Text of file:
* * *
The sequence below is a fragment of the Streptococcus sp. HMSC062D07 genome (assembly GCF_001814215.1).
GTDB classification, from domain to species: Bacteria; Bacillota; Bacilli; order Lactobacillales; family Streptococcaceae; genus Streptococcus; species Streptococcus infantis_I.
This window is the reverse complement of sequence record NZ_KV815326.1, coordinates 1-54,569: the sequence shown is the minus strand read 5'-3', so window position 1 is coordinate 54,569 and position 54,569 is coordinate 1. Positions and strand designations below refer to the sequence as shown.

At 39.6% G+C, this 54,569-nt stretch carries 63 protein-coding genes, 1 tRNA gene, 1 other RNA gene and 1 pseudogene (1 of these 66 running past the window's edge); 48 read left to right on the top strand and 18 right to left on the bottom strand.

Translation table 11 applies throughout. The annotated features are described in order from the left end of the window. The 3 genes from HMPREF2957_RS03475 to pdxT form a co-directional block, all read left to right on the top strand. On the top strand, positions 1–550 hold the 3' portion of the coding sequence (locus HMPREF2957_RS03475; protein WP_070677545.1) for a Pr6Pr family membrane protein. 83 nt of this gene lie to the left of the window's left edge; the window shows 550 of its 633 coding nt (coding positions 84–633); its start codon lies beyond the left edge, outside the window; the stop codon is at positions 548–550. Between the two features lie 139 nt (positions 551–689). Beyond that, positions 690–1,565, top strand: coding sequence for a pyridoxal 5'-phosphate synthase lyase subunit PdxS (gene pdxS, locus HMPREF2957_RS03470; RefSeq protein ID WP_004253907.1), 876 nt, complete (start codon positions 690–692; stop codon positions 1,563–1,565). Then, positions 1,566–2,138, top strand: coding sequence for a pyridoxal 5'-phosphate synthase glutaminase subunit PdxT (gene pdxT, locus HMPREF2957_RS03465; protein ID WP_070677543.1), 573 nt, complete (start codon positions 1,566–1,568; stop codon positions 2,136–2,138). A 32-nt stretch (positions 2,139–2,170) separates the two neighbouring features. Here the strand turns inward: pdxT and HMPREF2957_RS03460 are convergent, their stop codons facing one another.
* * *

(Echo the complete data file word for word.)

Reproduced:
The sequence below is a fragment of the Streptococcus sp. HMSC062D07 genome (assembly GCF_001814215.1).
GTDB classification, from domain to species: Bacteria; Bacillota; Bacilli; order Lactobacillales; family Streptococcaceae; genus Streptococcus; species Streptococcus infantis_I.
This window is the reverse complement of sequence record NZ_KV815326.1, coordinates 1-54,569: the sequence shown is the minus strand read 5'-3', so window position 1 is coordinate 54,569 and position 54,569 is coordinate 1. Positions and strand designations below refer to the sequence as shown.

At 39.6% G+C, this 54,569-nt stretch carries 63 protein-coding genes, 1 tRNA gene, 1 other RNA gene and 1 pseudogene (1 of these 66 running past the window's edge); 48 read left to right on the top strand and 18 right to left on the bottom strand.

Translation table 11 applies throughout. The annotated features are described in order from the left end of the window. The 3 genes from HMPREF2957_RS03475 to pdxT form a co-directional block, all read left to right on the top strand. On the top strand, positions 1–550 hold the 3' portion of the coding sequence (locus HMPREF2957_RS03475; protein WP_070677545.1) for a Pr6Pr family membrane protein. 83 nt of this gene lie to the left of the window's left edge; the window shows 550 of its 633 coding nt (coding positions 84–633); its start codon lies beyond the left edge, outside the window; the stop codon is at positions 548–550. Between the two features lie 139 nt (positions 551–689). Beyond that, positions 690–1,565, top strand: coding sequence for a pyridoxal 5'-phosphate synthase lyase subunit PdxS (gene pdxS, locus HMPREF2957_RS03470; RefSeq protein ID WP_004253907.1), 876 nt, complete (start codon positions 690–692; stop codon positions 1,563–1,565). Then, positions 1,566–2,138, top strand: coding sequence for a pyridoxal 5'-phosphate synthase glutaminase subunit PdxT (gene pdxT, locus HMPREF2957_RS03465; protein ID WP_070677543.1), 573 nt, complete (start codon positions 1,566–1,568; stop codon positions 2,136–2,138). A 32-nt stretch (positions 2,139–2,170) separates the two neighbouring features. Here the strand turns inward: pdxT and HMPREF2957_RS03460 are convergent, their stop codons facing one another.